Company that Develops Injectable Bone Grafts Expands Clinical Trial
Unlike conventional methods, Bonus Biogroup turns fat tissue collected from patients into bone grafts that can be transplanted with a minimally invasive procedure
Israel-based biotechnology company Bonus Biogroup Ltd. announced on Sunday the launch of a new clinical trial to test its injectable bone grafts in 30-40 patients. The permits for the trial, which will test the grafts in people suffering from critical bones loss in their arms or legs, were received after three pilot patients that received the grafts in the past few months showed promising recovery results.
For daily updates, subscribe to our newsletter by clicking here.
The announcement sent Bonus' stock up 11% on the Tel Aviv Stock Exchange by Sunday market close, giving the company a market cap of over NIS 500 million ($145 million).
Based in the northern Israeli port city of Haifa, Bonus uses fat tissue collected from patients to create an injectable mixture containing bone-forming cells, growth stimulating factors, and scaffolding material. After the culture is grown in a bioreactor, it is transplanted into the damaged bone, where the bone cells then proliferate and reform the missing part.
Currently, bone grafts are surgical procedures in which bone tissue is transplanted into damaged bones or joints that will not heal fully on their own. Grafts can be autologous—taken from another part of a patient's own body, or allogenic—taken from a cadaver. Allogenic grafts, usually used for larger corrections, do not require additional surgery to retrieve the graft, but run a greater risk of rejection and cannot create new bone growth, only support existing regeneration. Autologous grafts are less likely to be rejected, but pose their own problems since they require a separate procedure to harvest the tissue.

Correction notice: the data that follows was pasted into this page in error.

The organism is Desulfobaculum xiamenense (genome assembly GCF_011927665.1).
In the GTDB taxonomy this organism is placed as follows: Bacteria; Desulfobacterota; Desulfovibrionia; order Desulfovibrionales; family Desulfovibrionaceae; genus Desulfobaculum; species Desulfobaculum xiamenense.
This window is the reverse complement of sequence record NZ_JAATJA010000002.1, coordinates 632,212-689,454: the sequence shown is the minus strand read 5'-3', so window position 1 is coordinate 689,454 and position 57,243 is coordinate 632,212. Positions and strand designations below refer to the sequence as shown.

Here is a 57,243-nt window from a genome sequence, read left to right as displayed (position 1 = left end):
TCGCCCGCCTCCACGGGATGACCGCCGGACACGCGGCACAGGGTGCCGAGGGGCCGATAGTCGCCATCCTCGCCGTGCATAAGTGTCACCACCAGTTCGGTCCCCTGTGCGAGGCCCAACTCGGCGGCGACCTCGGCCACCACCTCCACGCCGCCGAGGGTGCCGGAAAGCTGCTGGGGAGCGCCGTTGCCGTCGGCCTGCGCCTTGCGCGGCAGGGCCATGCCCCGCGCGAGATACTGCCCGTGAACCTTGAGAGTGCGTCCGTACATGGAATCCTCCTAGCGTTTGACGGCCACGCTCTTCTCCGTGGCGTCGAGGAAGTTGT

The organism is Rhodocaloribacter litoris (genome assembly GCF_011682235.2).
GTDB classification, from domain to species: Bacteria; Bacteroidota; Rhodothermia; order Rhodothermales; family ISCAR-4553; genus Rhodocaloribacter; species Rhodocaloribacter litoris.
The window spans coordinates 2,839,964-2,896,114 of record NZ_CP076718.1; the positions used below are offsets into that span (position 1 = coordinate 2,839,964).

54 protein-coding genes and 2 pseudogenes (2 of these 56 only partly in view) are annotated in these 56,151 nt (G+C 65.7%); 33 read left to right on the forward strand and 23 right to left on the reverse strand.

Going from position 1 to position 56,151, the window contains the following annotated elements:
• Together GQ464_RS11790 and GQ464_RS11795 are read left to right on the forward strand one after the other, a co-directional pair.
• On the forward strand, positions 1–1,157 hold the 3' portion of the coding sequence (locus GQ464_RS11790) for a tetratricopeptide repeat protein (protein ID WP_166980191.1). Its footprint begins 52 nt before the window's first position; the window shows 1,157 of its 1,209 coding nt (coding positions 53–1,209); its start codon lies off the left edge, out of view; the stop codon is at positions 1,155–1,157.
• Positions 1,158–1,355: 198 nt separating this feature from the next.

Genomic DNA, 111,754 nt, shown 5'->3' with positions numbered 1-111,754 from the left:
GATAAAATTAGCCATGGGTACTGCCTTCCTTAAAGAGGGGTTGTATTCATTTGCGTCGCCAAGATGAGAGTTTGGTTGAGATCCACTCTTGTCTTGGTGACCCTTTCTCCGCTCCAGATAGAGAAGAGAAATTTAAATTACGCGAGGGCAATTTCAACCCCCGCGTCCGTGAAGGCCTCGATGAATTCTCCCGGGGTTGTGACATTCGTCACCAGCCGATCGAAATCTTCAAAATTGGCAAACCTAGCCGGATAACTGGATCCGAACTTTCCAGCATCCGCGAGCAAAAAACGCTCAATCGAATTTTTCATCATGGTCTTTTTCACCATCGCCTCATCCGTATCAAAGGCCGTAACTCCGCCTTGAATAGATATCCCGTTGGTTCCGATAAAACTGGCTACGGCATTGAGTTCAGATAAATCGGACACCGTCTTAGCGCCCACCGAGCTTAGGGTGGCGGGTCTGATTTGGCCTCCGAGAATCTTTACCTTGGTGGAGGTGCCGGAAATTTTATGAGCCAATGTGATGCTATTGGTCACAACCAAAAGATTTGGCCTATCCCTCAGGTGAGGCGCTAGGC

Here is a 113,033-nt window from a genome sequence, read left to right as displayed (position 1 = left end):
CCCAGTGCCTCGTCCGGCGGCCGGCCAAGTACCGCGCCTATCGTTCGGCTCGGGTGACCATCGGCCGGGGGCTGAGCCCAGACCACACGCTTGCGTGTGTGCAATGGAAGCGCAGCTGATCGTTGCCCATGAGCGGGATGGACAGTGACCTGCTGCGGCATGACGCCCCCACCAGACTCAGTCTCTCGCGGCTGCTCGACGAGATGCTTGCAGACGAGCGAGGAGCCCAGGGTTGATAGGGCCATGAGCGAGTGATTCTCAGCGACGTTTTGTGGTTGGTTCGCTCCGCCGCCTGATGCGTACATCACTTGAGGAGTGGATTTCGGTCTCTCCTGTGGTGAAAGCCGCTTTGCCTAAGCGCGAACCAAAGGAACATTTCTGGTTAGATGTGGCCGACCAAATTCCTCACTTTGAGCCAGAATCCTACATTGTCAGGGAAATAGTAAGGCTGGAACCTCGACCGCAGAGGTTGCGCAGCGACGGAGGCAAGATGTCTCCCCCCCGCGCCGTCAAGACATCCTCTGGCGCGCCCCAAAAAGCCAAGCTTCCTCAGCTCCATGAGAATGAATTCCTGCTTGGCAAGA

Bonus' grafts are autologous, meaning the risk of rejection or negative immune response is low, and they do not require the same invasive surgery as traditional grafts do. While injectable bone grafts already exist in the market, current products are synthetic substitutions such as hydro gels or phosphate composites and not actual bone tissue.
"There are orthopedic conditions for which no solution exists today," CEO Shai Meretzki said in a Sunday interview with Calcalist.
Bonus' new clinical trial, to be held in Israel, will recruit both men and women, aged 18-70. The company is also testing its grafts in jawbones in a separate clinical trial.
All of the trials will adhere to U.S. Food and Drug Administration protocols, said Mr. Meretzki. "We've also started the process of listing on a stock exchange in the U.S., which is our main market, and as a dual-listed company it will be easier for us to engage American investors."
Bonus is currently strapped for cash. In its third quarter reports for 2017, published in November, the company received a going concern notice, meaning its cash will not last for more than 12 months. The company reported cash reserves of around NIS 2 million ($600,000), versus a loss of NIS 16.5 million ($4.8 million) for the first nine months of 2017. The company also estimates that any income from sales is three to four years away.